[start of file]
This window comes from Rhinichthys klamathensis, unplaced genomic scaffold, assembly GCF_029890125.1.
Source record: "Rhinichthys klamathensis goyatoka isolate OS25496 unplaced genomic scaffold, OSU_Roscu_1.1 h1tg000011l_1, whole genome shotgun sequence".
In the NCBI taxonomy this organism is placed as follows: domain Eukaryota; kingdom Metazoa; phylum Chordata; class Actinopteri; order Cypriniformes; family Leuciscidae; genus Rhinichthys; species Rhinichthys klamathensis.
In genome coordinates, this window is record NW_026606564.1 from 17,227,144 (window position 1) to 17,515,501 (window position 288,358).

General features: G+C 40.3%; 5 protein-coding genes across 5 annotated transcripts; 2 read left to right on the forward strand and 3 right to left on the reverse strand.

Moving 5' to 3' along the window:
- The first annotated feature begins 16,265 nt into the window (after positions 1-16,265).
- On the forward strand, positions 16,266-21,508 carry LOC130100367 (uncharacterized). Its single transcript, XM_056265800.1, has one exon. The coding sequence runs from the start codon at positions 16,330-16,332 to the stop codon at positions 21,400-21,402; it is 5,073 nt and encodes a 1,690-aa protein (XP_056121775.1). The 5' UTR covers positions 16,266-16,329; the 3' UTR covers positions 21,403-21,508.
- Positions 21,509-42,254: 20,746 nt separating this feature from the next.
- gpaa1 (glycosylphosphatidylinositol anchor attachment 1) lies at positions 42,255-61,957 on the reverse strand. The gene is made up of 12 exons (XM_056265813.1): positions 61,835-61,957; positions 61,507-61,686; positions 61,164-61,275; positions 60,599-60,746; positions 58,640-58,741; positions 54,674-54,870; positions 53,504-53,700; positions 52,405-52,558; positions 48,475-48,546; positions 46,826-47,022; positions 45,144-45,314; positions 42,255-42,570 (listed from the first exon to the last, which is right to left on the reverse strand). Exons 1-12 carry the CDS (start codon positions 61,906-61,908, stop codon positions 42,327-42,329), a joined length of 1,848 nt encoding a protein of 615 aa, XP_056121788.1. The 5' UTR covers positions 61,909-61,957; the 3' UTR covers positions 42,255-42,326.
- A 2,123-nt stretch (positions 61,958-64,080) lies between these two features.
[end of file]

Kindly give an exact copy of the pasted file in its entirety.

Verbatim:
This window comes from Rhinichthys klamathensis, unplaced genomic scaffold, assembly GCF_029890125.1.
Source record: "Rhinichthys klamathensis goyatoka isolate OS25496 unplaced genomic scaffold, OSU_Roscu_1.1 h1tg000011l_1, whole genome shotgun sequence".
In the NCBI taxonomy this organism is placed as follows: domain Eukaryota; kingdom Metazoa; phylum Chordata; class Actinopteri; order Cypriniformes; family Leuciscidae; genus Rhinichthys; species Rhinichthys klamathensis.
In genome coordinates, this window is record NW_026606564.1 from 17,227,144 (window position 1) to 17,515,501 (window position 288,358).

General features: G+C 40.3%; 5 protein-coding genes across 5 annotated transcripts; 2 read left to right on the forward strand and 3 right to left on the reverse strand.

Moving 5' to 3' along the window:
- The first annotated feature begins 16,265 nt into the window (after positions 1-16,265).
- On the forward strand, positions 16,266-21,508 carry LOC130100367 (uncharacterized). Its single transcript, XM_056265800.1, has one exon. The coding sequence runs from the start codon at positions 16,330-16,332 to the stop codon at positions 21,400-21,402; it is 5,073 nt and encodes a 1,690-aa protein (XP_056121775.1). The 5' UTR covers positions 16,266-16,329; the 3' UTR covers positions 21,403-21,508.
- Positions 21,509-42,254: 20,746 nt separating this feature from the next.
- gpaa1 (glycosylphosphatidylinositol anchor attachment 1) lies at positions 42,255-61,957 on the reverse strand. The gene is made up of 12 exons (XM_056265813.1): positions 61,835-61,957; positions 61,507-61,686; positions 61,164-61,275; positions 60,599-60,746; positions 58,640-58,741; positions 54,674-54,870; positions 53,504-53,700; positions 52,405-52,558; positions 48,475-48,546; positions 46,826-47,022; positions 45,144-45,314; positions 42,255-42,570 (listed from the first exon to the last, which is right to left on the reverse strand). Exons 1-12 carry the CDS (start codon positions 61,906-61,908, stop codon positions 42,327-42,329), a joined length of 1,848 nt encoding a protein of 615 aa, XP_056121788.1. The 5' UTR covers positions 61,909-61,957; the 3' UTR covers positions 42,255-42,326.
- A 2,123-nt stretch (positions 61,958-64,080) lies between these two features.